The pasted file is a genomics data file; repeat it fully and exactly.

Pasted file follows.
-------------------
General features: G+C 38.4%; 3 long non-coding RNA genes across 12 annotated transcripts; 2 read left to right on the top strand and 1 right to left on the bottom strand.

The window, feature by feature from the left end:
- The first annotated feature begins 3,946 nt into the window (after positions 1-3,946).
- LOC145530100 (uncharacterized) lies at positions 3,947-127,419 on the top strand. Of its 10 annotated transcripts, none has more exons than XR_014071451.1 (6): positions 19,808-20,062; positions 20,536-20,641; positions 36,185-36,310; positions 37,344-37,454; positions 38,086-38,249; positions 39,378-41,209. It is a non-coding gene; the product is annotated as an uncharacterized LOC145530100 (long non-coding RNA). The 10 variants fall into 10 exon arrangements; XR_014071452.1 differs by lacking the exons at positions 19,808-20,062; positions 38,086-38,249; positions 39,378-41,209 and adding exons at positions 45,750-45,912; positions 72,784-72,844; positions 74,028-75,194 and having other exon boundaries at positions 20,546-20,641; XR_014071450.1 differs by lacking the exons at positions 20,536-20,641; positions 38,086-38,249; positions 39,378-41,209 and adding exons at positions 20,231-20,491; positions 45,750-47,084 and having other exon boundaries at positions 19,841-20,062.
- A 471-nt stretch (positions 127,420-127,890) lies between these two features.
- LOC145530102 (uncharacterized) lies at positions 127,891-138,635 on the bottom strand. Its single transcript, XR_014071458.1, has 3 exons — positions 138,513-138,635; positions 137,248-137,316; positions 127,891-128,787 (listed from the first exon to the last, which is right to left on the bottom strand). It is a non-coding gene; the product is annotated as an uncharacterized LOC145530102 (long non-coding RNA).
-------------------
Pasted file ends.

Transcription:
General features: G+C 38.4%; 3 long non-coding RNA genes across 12 annotated transcripts; 2 read left to right on the top strand and 1 right to left on the bottom strand.

The window, feature by feature from the left end:
- The first annotated feature begins 3,946 nt into the window (after positions 1-3,946).
- LOC145530100 (uncharacterized) lies at positions 3,947-127,419 on the top strand. Of its 10 annotated transcripts, none has more exons than XR_014071451.1 (6): positions 19,808-20,062; positions 20,536-20,641; positions 36,185-36,310; positions 37,344-37,454; positions 38,086-38,249; positions 39,378-41,209. It is a non-coding gene; the product is annotated as an uncharacterized LOC145530100 (long non-coding RNA). The 10 variants fall into 10 exon arrangements; XR_014071452.1 differs by lacking the exons at positions 19,808-20,062; positions 38,086-38,249; positions 39,378-41,209 and adding exons at positions 45,750-45,912; positions 72,784-72,844; positions 74,028-75,194 and having other exon boundaries at positions 20,546-20,641; XR_014071450.1 differs by lacking the exons at positions 20,536-20,641; positions 38,086-38,249; positions 39,378-41,209 and adding exons at positions 20,231-20,491; positions 45,750-47,084 and having other exon boundaries at positions 19,841-20,062.
- A 471-nt stretch (positions 127,420-127,890) lies between these two features.
- LOC145530102 (uncharacterized) lies at positions 127,891-138,635 on the bottom strand. Its single transcript, XR_014071458.1, has 3 exons — positions 138,513-138,635; positions 137,248-137,316; positions 127,891-128,787 (listed from the first exon to the last, which is right to left on the bottom strand). It is a non-coding gene; the product is annotated as an uncharacterized LOC145530102 (long non-coding RNA).